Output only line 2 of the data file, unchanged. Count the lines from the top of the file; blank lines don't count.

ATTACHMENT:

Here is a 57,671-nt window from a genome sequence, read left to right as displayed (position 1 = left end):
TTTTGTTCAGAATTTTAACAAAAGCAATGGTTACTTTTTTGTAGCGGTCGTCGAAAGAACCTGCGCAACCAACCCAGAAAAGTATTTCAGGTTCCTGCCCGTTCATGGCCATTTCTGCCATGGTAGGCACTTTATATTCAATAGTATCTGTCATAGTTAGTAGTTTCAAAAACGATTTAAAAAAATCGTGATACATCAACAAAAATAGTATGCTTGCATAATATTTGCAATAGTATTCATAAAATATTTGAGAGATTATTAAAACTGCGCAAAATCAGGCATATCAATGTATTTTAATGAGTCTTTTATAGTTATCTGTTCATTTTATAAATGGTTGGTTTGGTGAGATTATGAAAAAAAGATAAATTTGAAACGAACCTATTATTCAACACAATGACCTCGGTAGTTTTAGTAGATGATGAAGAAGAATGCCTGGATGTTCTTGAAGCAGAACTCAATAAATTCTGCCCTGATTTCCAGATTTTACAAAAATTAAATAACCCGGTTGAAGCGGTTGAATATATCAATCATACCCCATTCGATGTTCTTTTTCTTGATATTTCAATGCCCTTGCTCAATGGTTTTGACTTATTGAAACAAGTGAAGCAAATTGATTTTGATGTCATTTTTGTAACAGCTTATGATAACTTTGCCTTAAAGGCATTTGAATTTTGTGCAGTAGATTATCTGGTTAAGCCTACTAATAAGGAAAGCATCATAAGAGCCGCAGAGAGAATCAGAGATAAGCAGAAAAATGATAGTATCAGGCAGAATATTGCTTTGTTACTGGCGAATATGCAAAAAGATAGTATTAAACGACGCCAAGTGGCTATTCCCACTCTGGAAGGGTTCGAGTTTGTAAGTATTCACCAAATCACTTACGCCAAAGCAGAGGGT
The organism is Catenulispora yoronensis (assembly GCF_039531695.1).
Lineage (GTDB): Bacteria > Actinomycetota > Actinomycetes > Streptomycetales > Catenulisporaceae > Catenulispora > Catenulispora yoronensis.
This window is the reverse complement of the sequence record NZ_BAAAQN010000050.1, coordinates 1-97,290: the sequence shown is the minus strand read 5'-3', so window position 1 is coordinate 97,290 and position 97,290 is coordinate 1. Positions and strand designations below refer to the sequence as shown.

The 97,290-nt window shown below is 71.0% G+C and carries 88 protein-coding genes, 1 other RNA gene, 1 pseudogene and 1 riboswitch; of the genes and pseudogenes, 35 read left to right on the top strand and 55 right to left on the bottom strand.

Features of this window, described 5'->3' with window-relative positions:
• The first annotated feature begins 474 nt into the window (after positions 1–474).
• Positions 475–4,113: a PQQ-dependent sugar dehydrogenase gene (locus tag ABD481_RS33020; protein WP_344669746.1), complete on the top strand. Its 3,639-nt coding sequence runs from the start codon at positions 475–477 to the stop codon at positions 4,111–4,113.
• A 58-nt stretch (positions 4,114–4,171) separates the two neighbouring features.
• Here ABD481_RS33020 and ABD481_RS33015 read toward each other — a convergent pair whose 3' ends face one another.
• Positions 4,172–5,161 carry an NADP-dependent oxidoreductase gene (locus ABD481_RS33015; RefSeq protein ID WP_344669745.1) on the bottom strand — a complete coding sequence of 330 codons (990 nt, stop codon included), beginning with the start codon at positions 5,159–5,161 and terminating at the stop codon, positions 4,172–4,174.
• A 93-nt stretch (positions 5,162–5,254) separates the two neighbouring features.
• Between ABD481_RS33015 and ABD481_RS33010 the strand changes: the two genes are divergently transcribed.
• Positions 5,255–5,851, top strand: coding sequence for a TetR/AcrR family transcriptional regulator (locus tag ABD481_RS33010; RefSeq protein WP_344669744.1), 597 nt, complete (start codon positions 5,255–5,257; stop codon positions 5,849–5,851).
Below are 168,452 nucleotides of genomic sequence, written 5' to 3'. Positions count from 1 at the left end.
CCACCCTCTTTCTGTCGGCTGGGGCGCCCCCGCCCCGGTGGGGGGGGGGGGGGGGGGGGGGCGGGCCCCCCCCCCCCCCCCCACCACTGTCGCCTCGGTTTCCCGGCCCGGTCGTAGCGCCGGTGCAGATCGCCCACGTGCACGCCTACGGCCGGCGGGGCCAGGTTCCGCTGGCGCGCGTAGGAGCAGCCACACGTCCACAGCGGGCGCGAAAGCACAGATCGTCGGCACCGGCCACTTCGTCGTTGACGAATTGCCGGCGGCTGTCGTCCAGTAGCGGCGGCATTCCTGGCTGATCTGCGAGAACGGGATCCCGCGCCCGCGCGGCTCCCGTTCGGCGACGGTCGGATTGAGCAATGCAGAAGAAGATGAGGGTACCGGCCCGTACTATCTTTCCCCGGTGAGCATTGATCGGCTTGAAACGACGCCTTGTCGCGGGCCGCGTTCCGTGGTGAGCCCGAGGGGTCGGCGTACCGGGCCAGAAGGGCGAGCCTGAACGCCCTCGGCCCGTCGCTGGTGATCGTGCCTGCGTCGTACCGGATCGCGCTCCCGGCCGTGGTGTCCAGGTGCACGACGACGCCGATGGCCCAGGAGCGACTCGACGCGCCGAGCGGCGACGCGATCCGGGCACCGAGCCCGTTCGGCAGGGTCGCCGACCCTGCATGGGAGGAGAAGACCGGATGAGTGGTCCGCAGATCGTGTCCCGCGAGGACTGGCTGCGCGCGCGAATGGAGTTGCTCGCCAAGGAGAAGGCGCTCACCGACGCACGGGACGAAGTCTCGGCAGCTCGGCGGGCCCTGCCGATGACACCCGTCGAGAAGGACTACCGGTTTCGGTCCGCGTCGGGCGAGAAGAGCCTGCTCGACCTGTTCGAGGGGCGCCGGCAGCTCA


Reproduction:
TTTTGTTCAGAATTTTAACAAAAGCAATGGTTACTTTTTTGTAGCGGTCGTCGAAAGAACCTGCGCAACCAACCCAGAAAAGTATTTCAGGTTCCTGCCCGTTCATGGCCATTTCTGCCATGGTAGGCACTTTATATTCAATAGTATCTGTCATAGTTAGTAGTTTCAAAAACGATTTAAAAAAATCGTGATACATCAACAAAAATAGTATGCTTGCATAATATTTGCAATAGTATTCATAAAATATTTGAGAGATTATTAAAACTGCGCAAAATCAGGCATATCAATGTATTTTAATGAGTCTTTTATAGTTATCTGTTCATTTTATAAATGGTTGGTTTGGTGAGATTATGAAAAAAAGATAAATTTGAAACGAACCTATTATTCAACACAATGACCTCGGTAGTTTTAGTAGATGATGAAGAAGAATGCCTGGATGTTCTTGAAGCAGAACTCAATAAATTCTGCCCTGATTTCCAGATTTTACAAAAATTAAATAACCCGGTTGAAGCGGTTGAATATATCAATCATACCCCATTCGATGTTCTTTTTCTTGATATTTCAATGCCCTTGCTCAATGGTTTTGACTTATTGAAACAAGTGAAGCAAATTGATTTTGATGTCATTTTTGTAACAGCTTATGATAACTTTGCCTTAAAGGCATTTGAATTTTGTGCAGTAGATTATCTGGTTAAGCCTACTAATAAGGAAAGCATCATAAGAGCCGCAGAGAGAATCAGAGATAAGCAGAAAAATGATAGTATCAGGCAGAATATTGCTTTGTTACTGGCGAATATGCAAAAAGATAGTATTAAACGACGCCAAGTGGCTATTCCCACTCTGGAAGGGTTCGAGTTTGTAAGTATTCACCAAATCACTTACGCCAAAGCAGAGGGT